Reduces stomach acid and can promote malabsorption/ nutrient deficiency. Losses in folic acid, vitamin B12, and vitamin C have been well documented. Iron and calcium are also affected.
Reduces absorption of calcium.
Take These With Your Prescriptions
I could easily fill this entire newsletter outlining which nutrients are depleted by which drugs. So, for brevity, I’ve listed some of the most commonly prescribed medications (and a few over-the-counter ones, too) and how they affect the body. If you’re taking any of them, be sure that you’re also supplementing with the appropriate nutrients. The amount of a supplement you’ll need will depend on your overall health and your medication dosage, but, in many cases, you’ll be off to a good start if you’re taking a high-quality daily multinutrient.
- Aspirin and ibuprofen deplete vitamin C, folic acid, and iron.
- Statin drugs deplete coenzyme Q10 (CoQ10). I’ve written about this connection many times. CoQ10 is also diminished by beta blockers, oral hypoglycemic drugs, and older antidepressants (such as Tofranil and Elavil).
- Birth control pills deplete folic acid, magnesium, zinc, and vitamins B6, B12, B2, and C. According to a new Belgian study, for every decade of use there is an increased 20 to 30 percent risk of atherosclerosis. These drugs obviously affect nutrients that are essential for arterial health.
- Oral and inhaled corticosteroids deplete potassium, calcium, folic acid, and vitamins C and D.
- Acid blockers and proton pump inhibitors (Nexium, Tagamet, Pepcid, et cetera) deplete vitamin B12, vitamin D, iron, zinc, and calcium.
- Coumadin depletes vitamin K. This blood thinner decreases the activity of vitamin K in the body, which is a raw material used in the clotting process. Recent research, in both animal and human studies, has raised troubling associations with long-term Coumadin use, including accelerated tissue calcification—which is a result of the drug’s interference with enzyme systems dependent on vitamin K. Limited research with humans has identified a calcification-Coumadin association in cardiac valves, as well as in kidney and lung tissue, and in peripheral vessels. However, I don’t recommend K2 supplementation for people taking Coumadin because the two substances mayinteract. Additionally, patients taking Coumadin should not stop taking it since the risk of forming clots is too great.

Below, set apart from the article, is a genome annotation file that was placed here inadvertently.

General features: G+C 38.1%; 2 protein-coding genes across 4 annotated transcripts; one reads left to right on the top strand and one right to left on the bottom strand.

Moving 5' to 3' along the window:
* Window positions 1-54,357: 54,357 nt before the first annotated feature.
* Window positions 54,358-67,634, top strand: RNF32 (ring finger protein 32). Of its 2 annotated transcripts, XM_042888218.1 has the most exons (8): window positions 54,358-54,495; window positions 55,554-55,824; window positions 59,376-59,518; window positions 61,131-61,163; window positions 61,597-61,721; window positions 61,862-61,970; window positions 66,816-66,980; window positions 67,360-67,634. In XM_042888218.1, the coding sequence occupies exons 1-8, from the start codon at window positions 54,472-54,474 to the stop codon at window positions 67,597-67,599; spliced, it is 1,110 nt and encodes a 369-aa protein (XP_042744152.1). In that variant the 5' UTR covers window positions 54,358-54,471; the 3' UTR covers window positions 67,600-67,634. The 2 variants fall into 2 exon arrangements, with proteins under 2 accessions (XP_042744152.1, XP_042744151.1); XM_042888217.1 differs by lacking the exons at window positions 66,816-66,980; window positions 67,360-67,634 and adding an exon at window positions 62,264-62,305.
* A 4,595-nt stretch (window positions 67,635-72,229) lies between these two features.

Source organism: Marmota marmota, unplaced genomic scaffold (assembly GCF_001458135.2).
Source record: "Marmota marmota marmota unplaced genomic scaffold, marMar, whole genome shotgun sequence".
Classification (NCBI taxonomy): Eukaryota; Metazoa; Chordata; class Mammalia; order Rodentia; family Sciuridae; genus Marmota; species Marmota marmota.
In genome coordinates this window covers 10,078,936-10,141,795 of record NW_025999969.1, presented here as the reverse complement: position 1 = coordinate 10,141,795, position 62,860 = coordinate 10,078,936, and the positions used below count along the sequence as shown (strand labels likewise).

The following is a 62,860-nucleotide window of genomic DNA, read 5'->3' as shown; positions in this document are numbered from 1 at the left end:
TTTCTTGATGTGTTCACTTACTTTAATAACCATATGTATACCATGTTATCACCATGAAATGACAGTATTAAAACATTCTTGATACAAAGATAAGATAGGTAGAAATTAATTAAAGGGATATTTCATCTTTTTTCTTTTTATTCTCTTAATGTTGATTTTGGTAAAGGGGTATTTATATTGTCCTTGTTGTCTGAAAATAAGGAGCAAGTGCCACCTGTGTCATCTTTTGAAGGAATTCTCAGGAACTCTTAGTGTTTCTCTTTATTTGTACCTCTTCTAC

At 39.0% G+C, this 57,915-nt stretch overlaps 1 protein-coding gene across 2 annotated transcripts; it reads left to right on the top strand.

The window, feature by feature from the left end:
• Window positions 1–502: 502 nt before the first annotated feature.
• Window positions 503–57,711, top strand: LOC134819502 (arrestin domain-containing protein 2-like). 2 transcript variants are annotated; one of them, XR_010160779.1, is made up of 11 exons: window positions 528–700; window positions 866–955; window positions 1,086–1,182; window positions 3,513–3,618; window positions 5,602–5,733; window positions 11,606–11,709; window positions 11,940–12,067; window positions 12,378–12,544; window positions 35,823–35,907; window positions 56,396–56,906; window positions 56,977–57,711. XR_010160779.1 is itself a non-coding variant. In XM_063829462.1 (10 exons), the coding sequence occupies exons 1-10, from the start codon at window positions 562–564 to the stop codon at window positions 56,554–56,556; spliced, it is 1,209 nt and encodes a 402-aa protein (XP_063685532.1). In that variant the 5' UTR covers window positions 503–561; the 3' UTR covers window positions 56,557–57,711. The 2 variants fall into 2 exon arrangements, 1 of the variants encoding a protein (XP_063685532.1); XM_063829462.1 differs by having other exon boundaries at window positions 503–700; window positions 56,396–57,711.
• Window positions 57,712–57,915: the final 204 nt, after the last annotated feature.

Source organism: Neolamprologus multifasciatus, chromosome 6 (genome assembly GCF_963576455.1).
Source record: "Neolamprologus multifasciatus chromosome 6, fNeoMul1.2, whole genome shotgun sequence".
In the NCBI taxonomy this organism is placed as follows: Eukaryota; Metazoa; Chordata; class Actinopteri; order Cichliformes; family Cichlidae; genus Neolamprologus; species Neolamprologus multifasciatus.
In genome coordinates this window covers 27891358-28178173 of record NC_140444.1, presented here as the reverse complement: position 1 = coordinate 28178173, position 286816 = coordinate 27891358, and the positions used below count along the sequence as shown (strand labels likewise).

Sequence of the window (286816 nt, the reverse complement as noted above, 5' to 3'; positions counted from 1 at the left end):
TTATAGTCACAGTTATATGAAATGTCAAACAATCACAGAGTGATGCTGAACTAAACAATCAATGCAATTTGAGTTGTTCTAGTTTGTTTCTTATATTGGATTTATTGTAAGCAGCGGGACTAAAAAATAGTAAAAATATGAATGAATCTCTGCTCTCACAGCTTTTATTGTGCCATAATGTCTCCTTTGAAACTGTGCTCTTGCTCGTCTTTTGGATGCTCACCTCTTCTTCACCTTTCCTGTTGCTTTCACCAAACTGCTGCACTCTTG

- Antibiotics deplete probiotics (the friendly bacteria in your digestive tract). While not exactly nutrients, probiotics are involved in the production of vitamin K and B-complex vitamins, as well as the absorption of minerals—especially calcium. To read about additional drugs and the nutrients they deplete, visit www.drsinatra.com.
My advice to you is to make sure you truly need any medication you take and fully understand how the drug works and what nutrients it may be affecting. Then supplement appropriately to protect your health.
- Rietzschel E, et al. Anticonceptive drug use and increased carotid and femoral plaque prevalence. American Heart Association conference 2007; Abstract 3614.
- Schurgers LJ, et al. Post-translational modifications regulate matrix Gla protein function: Importance for inhibition of vascular smooth muscle cell calcification. J Thromb Haemost. 2007;5(12):2503–2511.
- Whittaker P, Donovan JL, Przyklenk K. Long-term warfarin therapy is associated with tissue calcification. JThromb Thrombolysis. 2008;25(1):125.
This article originally appeared in the March 2008 issue of Dr. Sinatra’s monthly written newsletter, Heart, Health & Nutrition. HMDI has reprinted this article with permission from Healthy Directions, LLC ((© 2008 Healthy Directions, LLC).